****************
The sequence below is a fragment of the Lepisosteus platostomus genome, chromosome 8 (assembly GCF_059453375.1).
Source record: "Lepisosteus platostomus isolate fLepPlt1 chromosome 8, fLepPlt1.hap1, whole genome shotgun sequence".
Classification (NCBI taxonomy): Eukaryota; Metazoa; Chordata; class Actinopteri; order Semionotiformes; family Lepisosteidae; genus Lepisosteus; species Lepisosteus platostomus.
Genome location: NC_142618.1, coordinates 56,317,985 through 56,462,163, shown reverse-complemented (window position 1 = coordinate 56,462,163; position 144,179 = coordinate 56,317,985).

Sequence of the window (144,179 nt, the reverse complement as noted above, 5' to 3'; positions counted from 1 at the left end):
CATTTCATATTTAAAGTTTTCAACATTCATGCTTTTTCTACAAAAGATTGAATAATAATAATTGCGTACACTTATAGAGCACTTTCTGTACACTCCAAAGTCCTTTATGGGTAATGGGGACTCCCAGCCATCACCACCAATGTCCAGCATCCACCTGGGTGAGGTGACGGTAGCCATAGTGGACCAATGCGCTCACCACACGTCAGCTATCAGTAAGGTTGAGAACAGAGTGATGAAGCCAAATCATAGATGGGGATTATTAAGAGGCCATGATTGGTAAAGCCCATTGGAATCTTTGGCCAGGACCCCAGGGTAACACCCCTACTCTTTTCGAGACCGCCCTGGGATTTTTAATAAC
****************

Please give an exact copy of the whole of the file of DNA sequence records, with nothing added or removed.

The sequence below is a fragment of the Lepisosteus platostomus genome, chromosome 8 (assembly GCF_059453375.1).
Source record: "Lepisosteus platostomus isolate fLepPlt1 chromosome 8, fLepPlt1.hap1, whole genome shotgun sequence".
Classification (NCBI taxonomy): Eukaryota; Metazoa; Chordata; class Actinopteri; order Semionotiformes; family Lepisosteidae; genus Lepisosteus; species Lepisosteus platostomus.
Genome location: NC_142618.1, coordinates 56,317,985 through 56,462,163, shown reverse-complemented (window position 1 = coordinate 56,462,163; position 144,179 = coordinate 56,317,985).

Sequence of the window (144,179 nt, the reverse complement as noted above, 5' to 3'; positions counted from 1 at the left end):
CATTTCATATTTAAAGTTTTCAACATTCATGCTTTTTCTACAAAAGATTGAATAATAATAATTGCGTACACTTATAGAGCACTTTCTGTACACTCCAAAGTCCTTTATGGGTAATGGGGACTCCCAGCCATCACCACCAATGTCCAGCATCCACCTGGGTGAGGTGACGGTAGCCATAGTGGACCAATGCGCTCACCACACGTCAGCTATCAGTAAGGTTGAGAACAGAGTGATGAAGCCAAATCATAGATGGGGATTATTAAGAGGCCATGATTGGTAAAGCCCATTGGAATCTTTGGCCAGGACCCCAGGGTAACACCCCTACTCTTTTCGAGACCGCCCTGGGATTTTTAATAAC